Taiwanese pianist Francis Hon
didn't plan on becoming a jazz musician. But, during his doctoral studies in piano performance at the University of Texas, he met Jeff Hellmer
, Director of Jazz Studies at the university, and that connection initiated Hon's pathway into the world of jazzone he further explored during an eventual move to New York to intensively study jazz at NYU. On Before Dawn
, his debut trio album, Hon shows that his thorough immersion in jazz has been time well spent.
Joined by veteran drummer Billy Drummond
and fellow up-and-comer, bassist Jeong Hwan Park, Hon offers four of his own compositions and three others, Bobby Hutcherson
's "Little B's Poem," Alec Wilder and Morty Palitz's "While We're Young," and Michael Jackson
's "Stranger in Moscow." With a confident, graceful tone and a smart harmonic sensibility, Hon reveals his ample debt to Bill Evans
, the warm romanticism of "While We're Young" making that parallel unmistakable. So, too, does Hon's predilection for waltzes, as three of the pieces utilize a 3/4 time-signature to excellent effect. It helps that Hon's partners Drummond and Park provide rhythmically supple support, with tasteful interjections that don't get in the way of Hon's ideas. Park's nimble basswork is especially worthy of mention, as he generates a good deal of the momentum on "Little B's Poem," where his adroit lines are the perfect complement to Hon's runs. Hon and Park have played together previously in another of Hon's projects, the World Jazz Quintet, and their synchronicity is abundantly evident in their rapport throughout the record.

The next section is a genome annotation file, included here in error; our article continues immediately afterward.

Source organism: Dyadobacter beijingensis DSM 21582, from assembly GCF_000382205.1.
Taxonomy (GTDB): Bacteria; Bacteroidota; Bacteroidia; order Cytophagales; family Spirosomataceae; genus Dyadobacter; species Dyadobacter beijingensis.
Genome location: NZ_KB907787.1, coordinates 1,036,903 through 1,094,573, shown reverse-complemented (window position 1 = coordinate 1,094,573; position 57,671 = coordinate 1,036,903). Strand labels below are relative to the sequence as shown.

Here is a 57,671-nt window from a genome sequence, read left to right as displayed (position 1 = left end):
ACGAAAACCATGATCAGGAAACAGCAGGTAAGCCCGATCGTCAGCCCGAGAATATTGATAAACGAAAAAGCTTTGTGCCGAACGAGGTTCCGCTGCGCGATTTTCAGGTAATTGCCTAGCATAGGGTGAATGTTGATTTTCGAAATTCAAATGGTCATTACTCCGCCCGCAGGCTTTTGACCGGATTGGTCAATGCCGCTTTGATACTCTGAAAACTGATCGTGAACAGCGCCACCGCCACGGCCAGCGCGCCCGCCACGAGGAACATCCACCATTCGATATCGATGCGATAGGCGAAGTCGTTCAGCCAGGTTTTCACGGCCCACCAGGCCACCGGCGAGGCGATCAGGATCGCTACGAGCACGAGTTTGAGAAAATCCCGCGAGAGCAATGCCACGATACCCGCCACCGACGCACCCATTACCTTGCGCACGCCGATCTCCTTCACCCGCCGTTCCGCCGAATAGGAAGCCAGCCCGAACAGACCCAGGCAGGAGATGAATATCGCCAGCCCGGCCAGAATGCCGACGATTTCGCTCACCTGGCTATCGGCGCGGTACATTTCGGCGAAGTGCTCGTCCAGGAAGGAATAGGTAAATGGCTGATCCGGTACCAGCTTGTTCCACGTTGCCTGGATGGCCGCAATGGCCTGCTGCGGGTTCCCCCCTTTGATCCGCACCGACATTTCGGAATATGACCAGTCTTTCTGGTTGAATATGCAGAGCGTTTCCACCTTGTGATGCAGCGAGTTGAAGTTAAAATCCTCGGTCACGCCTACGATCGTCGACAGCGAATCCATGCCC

Although most of the music on Before Dawn
fits comfortably in the modern straight-ahead piano-trio vein, Hon does reveal a bit of his interest in other idioms, whether on "Morning Star," an impressionistic solo piece with a classical temperament, or his take on pop music with "Stranger in Moscow," reminiscent of the kind of reworkings pianists like Vijay Iyer
and Brad Mehldau
have tackled. But while these endeavors may bear more fruit for Hon in the future, for now he seems to find his sweet-spot right in the middle of the jazz spectrum, as his work on the album's title track makes clear. Built around a lovely tune, with Drummond and Park providing that insistent waltz tempo with which Hon thrives, it furnishes the perfect opportunity for Hon to delve deeply into the jazz tradition. And, with his harmonic concept at its most sophisticated, it's the record's best evidence that Hon has a promising career ahead of him in this music.